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Blinks: High quality reviews and training
Blinks: High quality reviews and training
High quality reviews and training
High quality reviews and training

Guest Column - December 2021
Jean Gross
Reaching The Unseen Children

This is an extract from Chapter Seven of Jean Gross's recently published 'Reaching The Unseen Children'

The seven secrets of self-efficacy

This is the most important chapter in this book. It is important because it introduces a concept which is relatively unfamiliar to educators, but profoundly important in improving outcomes for disadvantaged children.

Self- efficacy is the belief that you can make a difference to your own life and that of others – the belief that 'things can get better, and I can do something about it' (Gilbert, 2018). It is the inner sense of self, of being a director rather than a spectator of your own life. It is also sometimes described as having a sense of agency, or having an internal rather than an external locus of control.

People with an external locus of control tend to believe that events in their lives are out of their sphere of influence, and even that their own actions are a result of external factors, such as fate, luck, the influence of powerful others.

You can take your own self efficacy test with a simple activity. First, think of a job you got, a promotion you received, or any other success in your life - small or large. Then complete the sentence 'I succeeded in .... because ....'

If, for example, you answered 'I succeeded in getting the job because I did my homework… looked at the school's website… paid a visit… got a friend to do a practice interview with me' then it is likely that you have high self-efficacy, attributing your success to internal factors. If, on the other hand, you said 'I don't think they had many applications', 'They must have just liked my face' or 'I just had a lucky day' you were either being modest or you have low self-efficacy, attributing your success to factors outside your control.

Self-efficacy applies to failure as well as success. Those with high self-efficacy tend to believe that if they had worked harder or tried different strategies they would have done better. Those with lower self-efficacy see the failure as unavoidable.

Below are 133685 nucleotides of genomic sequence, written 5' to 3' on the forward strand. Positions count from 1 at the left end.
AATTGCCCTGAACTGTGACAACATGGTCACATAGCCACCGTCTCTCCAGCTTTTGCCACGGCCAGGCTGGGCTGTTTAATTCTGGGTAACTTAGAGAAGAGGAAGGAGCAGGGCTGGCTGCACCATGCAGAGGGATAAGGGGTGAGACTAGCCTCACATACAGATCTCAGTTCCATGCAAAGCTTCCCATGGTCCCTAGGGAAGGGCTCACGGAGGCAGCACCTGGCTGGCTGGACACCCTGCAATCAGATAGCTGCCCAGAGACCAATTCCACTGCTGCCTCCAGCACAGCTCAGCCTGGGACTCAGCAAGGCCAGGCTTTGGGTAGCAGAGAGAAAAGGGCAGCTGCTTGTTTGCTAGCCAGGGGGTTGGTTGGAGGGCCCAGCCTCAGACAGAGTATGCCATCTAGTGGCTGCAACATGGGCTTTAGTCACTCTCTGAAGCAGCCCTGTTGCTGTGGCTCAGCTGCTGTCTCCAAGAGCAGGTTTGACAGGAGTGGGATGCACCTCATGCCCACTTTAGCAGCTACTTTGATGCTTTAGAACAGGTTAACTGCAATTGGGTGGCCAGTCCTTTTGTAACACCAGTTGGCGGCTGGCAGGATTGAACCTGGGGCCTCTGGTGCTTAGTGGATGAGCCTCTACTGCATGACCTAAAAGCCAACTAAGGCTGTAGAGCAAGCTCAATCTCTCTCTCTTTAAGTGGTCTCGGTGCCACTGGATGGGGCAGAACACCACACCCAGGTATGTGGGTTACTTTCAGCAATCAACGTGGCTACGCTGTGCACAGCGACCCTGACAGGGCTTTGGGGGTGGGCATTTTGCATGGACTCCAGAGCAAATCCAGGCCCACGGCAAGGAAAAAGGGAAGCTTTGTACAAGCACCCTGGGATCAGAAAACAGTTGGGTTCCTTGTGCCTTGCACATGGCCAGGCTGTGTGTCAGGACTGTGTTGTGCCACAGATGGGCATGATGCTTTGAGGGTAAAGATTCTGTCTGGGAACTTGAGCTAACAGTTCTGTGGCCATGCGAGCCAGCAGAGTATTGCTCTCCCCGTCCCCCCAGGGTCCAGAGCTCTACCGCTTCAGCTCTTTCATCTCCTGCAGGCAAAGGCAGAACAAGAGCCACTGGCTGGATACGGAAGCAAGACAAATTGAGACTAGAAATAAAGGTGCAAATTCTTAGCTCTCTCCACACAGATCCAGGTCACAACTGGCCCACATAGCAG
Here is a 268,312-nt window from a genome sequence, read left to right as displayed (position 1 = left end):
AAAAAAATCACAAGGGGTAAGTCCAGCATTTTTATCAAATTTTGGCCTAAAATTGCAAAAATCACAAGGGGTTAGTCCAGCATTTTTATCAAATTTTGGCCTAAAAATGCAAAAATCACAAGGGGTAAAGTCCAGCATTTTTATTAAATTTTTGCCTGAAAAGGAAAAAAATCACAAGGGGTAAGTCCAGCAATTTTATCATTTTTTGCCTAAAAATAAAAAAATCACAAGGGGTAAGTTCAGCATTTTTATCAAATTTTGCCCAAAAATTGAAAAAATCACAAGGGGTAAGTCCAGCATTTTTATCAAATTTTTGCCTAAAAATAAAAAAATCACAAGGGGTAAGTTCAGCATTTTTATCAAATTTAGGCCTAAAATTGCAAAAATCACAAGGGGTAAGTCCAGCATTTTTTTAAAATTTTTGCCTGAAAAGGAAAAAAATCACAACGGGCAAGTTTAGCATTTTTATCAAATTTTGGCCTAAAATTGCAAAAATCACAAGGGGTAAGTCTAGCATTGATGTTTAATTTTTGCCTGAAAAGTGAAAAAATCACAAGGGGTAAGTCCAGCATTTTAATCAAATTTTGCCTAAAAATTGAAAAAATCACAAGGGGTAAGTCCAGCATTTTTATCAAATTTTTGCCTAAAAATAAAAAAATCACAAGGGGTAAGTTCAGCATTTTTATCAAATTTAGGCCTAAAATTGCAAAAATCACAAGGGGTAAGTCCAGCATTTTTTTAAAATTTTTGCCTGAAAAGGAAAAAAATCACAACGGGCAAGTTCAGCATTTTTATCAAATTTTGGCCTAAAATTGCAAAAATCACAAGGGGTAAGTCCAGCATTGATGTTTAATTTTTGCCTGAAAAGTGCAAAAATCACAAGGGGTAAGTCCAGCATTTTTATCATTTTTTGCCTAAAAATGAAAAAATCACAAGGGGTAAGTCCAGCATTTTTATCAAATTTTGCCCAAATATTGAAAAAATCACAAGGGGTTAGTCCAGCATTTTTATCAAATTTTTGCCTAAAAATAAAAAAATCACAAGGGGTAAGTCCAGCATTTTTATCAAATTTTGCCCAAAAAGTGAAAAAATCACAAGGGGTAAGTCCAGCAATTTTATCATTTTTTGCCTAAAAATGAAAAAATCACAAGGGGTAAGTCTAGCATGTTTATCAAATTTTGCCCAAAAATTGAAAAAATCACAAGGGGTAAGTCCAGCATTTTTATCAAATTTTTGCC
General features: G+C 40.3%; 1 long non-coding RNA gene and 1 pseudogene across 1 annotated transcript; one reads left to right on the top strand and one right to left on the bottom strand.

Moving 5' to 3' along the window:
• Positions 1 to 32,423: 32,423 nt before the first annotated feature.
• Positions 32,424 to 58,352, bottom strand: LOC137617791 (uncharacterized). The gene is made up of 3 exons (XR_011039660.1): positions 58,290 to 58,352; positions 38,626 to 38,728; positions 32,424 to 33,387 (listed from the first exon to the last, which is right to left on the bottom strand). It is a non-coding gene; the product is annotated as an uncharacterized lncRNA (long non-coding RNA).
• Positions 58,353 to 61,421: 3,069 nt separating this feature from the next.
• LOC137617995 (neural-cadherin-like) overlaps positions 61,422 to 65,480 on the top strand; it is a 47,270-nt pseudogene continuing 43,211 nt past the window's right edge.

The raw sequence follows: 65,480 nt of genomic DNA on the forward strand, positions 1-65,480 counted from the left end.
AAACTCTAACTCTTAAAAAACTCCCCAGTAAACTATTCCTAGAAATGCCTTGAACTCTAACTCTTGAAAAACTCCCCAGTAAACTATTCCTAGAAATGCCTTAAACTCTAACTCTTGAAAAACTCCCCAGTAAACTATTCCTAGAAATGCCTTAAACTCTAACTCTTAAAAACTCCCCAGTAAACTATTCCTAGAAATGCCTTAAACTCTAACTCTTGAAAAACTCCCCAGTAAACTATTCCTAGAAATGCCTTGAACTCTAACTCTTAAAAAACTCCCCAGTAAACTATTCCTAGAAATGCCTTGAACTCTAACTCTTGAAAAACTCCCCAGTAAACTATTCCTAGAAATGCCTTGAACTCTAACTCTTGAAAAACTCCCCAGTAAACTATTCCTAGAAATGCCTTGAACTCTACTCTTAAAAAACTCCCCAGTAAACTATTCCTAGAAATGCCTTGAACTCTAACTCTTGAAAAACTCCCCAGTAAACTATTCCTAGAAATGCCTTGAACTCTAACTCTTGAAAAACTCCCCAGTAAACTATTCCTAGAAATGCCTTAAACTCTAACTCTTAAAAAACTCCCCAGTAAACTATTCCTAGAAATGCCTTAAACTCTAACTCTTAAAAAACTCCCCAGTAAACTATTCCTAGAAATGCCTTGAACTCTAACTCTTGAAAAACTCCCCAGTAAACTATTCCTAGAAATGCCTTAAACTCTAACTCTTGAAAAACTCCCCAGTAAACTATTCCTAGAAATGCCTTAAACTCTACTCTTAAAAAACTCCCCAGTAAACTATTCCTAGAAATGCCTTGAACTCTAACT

It is easy to spot children with low self-efficacy by their responses in the classroom. Take a boy who is sent out of class, for example, because he got into an argument with the pupil sitting next to him. If he says 'It weren't me, Miss… he wound me up' that would be a sign of an external locus of control, low self-efficacy. If he thinks to himself that the other boy did wind him up but recognises that he could have chosen to ignore him, that would be a sign of high self-efficacy.

Disadvantaged children are more at risk of low self-efficacy than their more advantaged peers. There are several possible reasons for this. First, if you grow up in a family where adults did not do well at school, that will affect your own view of education and your belief in your ability to make progress through your own efforts. You may, moreover, see your family frequently powerless in the face of events. Your dad is in a low-skilled job that gives him little autonomy, your mum loses her job, then the gas gets cut off, then you get evicted.

You are always on the edge of disaster if you are part of what Michael Savage (2015) describes as 'the precariat' class: 'people living and working precariously, usually in a series of short-term jobs, without recourse to stable occupational identities or careers, social protection or relevant protective legislation.'

Schools, too, play their part in cementing low self-efficacy. If disadvantaged children experience early language, literacy and maths difficulties and do not get the right sort of teaching, they have multiple experiences of trying hard but with little success.

We also often inadvertently strip lower-achieving disadvantaged children of their sense of independence and capability through grouping practices and offering too much 'help'. I have never forgotten the boy who told one of my friends 'I'm in the bottom table group and we can't do anything by ourselves so we always have to have an adult working with us.'

Low self-efficacy both contributes to low attainment and results from it. The two factors exist in a mutually-reinforcing cycle. This is why strategies to narrow the attainment gap need to tackle both, and as early as possible, before the cycle has established.

Jean Gross CBE is a best selling author and expert on children's issues. Formerly the government's Communication Champion for children, she has led many national initiatives to improve life chances for those who struggle to succeed in our education system.

Reaching The Unseen Children (December 2021)

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Guest Column - September 2021
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Guest Column - May 2021
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Guest Column - April 2021
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Guest Column - March 2021
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Guest Column - February 2021
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Guest Column – December 2020
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The case for the defence: online learning (December 2020)     © Blinks 2021

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